Advantage Rent A Car, which Hertz Global Holdings Inc. hived off as part of a deal to buy Dollar Thrifty, will file for bankruptcy after Hertz terminated lease agreements that provided Advantage with its cars.
Shares of Hertz fell as much as 17 percent after Advantage's owners said the book value of the cars passed to them at the time of the sale last year was too high.
Hertz terminated lease agreements on 24,000 Advantage vehicles on Saturday, saying Advantage's owners had failed to make some payments.
Hertz sold Advantage to Franchise Services of North America last year to satisfy antitrust authorities, as the brand competes with Dollar Thrifty in low-cost car rentals.
Simply Wheelz LLC, a unit of FSNA that does business as Advantage Rent A Car, leased its vehicles from Hertz as part of the deal.
FSNA said Simply Wheelz recorded a loss of about $8.6 million on the vehicles it sold from the fleet since June, a "significant difference" from the book value stated by Hertz.
The master lease agreement required Simply Wheelz to bear the residual value risk of the leased fleet, according to FSNA. Residual value shows how much equipment is worth at the end of its lease, or at the end of its useful life.
Given the difference in value, FSNA said it requested Hertz to provide information to determine the calculation of the net book value of the leased fleet.
"Despite repeated requests, Hertz has not yet provided the company with such information notwithstanding the view of the company that Hertz is contractually obligated to do so," FSNA said in a statement.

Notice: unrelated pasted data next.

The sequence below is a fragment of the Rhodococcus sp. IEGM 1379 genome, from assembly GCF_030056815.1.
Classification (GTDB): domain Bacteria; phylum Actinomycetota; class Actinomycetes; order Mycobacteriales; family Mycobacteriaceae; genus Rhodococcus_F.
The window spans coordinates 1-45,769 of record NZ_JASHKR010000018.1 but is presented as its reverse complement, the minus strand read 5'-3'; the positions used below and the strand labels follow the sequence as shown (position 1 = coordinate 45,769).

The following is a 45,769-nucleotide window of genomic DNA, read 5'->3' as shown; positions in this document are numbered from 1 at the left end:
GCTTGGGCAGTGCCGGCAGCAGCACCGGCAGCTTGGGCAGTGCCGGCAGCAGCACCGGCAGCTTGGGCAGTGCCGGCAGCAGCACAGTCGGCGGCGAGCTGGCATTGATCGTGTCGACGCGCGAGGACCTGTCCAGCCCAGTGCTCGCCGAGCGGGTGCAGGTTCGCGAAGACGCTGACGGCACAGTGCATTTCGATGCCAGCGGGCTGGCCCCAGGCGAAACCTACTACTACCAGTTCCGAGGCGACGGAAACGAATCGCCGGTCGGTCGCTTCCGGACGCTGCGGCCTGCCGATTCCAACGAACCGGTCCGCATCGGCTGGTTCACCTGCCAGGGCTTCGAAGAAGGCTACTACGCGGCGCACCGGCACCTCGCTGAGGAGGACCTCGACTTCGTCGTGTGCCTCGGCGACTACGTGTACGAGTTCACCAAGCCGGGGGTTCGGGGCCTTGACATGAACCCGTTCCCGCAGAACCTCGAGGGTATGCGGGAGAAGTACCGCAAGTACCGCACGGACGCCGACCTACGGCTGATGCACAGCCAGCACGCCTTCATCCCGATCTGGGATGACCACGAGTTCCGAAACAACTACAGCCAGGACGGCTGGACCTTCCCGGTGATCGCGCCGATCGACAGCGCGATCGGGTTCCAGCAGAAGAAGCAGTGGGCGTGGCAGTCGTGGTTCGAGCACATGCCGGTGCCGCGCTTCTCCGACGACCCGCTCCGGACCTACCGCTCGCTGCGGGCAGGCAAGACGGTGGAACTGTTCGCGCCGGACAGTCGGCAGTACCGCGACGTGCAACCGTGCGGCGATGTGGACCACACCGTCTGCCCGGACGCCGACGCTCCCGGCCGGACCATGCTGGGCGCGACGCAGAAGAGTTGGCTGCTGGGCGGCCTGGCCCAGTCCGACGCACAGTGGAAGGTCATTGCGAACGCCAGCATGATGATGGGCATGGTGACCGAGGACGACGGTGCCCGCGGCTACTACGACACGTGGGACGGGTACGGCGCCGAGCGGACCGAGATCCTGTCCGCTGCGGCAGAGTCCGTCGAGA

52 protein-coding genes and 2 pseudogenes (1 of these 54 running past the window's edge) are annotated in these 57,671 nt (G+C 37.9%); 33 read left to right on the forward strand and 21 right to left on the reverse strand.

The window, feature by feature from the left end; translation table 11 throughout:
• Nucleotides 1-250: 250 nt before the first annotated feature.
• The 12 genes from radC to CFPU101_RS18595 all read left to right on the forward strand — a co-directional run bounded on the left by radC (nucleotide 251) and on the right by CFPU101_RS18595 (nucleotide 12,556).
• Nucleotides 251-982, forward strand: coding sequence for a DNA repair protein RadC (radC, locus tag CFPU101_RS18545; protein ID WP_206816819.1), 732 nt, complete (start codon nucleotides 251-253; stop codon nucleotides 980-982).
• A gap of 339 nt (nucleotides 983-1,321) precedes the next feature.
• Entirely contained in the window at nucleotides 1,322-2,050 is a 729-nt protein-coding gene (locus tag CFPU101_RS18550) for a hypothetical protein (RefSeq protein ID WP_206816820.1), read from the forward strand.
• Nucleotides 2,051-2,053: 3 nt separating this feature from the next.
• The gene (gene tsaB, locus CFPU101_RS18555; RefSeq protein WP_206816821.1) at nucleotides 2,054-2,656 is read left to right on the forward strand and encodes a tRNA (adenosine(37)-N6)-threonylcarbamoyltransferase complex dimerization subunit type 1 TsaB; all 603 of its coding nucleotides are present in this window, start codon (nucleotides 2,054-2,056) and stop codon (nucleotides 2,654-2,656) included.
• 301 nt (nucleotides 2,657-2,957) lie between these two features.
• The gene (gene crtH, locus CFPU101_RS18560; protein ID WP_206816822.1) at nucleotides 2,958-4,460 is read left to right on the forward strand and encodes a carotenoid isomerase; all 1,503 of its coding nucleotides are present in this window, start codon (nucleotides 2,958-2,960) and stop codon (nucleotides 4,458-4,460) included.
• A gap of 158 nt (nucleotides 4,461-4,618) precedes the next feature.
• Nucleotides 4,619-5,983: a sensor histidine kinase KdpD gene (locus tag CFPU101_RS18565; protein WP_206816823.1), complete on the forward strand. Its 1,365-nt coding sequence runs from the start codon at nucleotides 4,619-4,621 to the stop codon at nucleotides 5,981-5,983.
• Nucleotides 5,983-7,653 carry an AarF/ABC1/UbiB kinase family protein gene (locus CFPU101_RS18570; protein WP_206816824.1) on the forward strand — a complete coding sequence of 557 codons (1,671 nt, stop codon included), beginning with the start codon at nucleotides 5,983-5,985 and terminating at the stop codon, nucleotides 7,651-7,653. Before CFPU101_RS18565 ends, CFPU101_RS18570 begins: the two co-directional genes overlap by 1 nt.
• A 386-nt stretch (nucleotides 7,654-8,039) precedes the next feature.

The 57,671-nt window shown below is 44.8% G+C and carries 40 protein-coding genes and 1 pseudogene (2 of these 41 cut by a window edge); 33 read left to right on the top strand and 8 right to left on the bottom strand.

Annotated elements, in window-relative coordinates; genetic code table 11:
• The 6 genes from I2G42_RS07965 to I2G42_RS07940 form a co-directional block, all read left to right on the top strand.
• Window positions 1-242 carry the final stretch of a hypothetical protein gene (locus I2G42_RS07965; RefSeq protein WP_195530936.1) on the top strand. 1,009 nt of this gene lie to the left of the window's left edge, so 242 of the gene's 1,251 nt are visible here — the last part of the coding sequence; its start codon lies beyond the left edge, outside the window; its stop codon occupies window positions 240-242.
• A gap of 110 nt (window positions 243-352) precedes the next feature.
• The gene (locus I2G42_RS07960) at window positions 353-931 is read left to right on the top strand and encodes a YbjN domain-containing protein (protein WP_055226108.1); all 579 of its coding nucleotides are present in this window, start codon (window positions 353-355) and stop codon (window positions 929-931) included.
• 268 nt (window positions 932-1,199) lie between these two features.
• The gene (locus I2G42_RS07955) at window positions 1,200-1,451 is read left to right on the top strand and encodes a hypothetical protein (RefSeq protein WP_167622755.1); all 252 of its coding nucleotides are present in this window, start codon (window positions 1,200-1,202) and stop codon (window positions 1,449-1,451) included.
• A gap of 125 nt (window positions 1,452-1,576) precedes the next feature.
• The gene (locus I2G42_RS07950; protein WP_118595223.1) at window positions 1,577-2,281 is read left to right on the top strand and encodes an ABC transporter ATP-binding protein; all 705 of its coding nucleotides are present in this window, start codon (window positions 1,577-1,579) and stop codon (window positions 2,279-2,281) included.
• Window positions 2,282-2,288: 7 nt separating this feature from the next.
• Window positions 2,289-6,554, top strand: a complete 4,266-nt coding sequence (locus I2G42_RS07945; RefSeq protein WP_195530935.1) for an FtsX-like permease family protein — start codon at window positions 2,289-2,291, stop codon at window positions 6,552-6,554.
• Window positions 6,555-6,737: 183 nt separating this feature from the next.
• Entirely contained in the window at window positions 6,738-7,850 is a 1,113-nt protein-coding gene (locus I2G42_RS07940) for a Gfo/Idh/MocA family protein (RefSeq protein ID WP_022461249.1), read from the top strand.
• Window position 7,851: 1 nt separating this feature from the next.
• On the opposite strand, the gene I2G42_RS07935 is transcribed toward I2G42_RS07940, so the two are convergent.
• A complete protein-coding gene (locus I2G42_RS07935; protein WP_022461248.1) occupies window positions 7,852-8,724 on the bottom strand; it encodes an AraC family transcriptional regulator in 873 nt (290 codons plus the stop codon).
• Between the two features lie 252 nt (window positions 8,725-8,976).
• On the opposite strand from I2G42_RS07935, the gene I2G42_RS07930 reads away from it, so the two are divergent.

Without access to this information, FSNA said it was unable to accurately quantify the potential loss it would experience as a result of its disposition of the fleet it leased from Hertz.
Hertz, which reported a better-than-expected third-quarter profit on Tuesday, said FSNA's allegations were without merit.
FSNA said that it has been in talks with three other parties, besides Hertz, for the sale of the Advantage car rental business and to obtain additional financing.
Hertz offered to provide interim financing to complete a sale under a proposed insolvency of Simply Wheelz, a move rejected by FSNA as it believes it could fetch a higher price at a broader auction.
FSNA said it determined that the proposal could have resulted in Hertz being the eventual buyer of the Advantage business, which the U.S. Federal Trade Commission was unlikely to approve.
FSNA, which also owns the U-Save and Canada's Rent-a-Wreck brands, said it would file for Chapter 11 bankruptcy protection for Advantage as early as Tuesday.
Hertz said its total exposure to FSNA's liquidity issues was between $50 million and $70 million, of which $44 million has already been accounted for through an impairment charge and a reserve.
Advantage operates in 33 states, including airport locations serving 60 of the top 70 airports across the United States.
Hertz shares were down 15 percent at $20.08 in noon trading on the New York Stock Exchange. FSNA shares were trading down 37 percent at 7.5 Canadian cents on the Toronto Venture Exchange.
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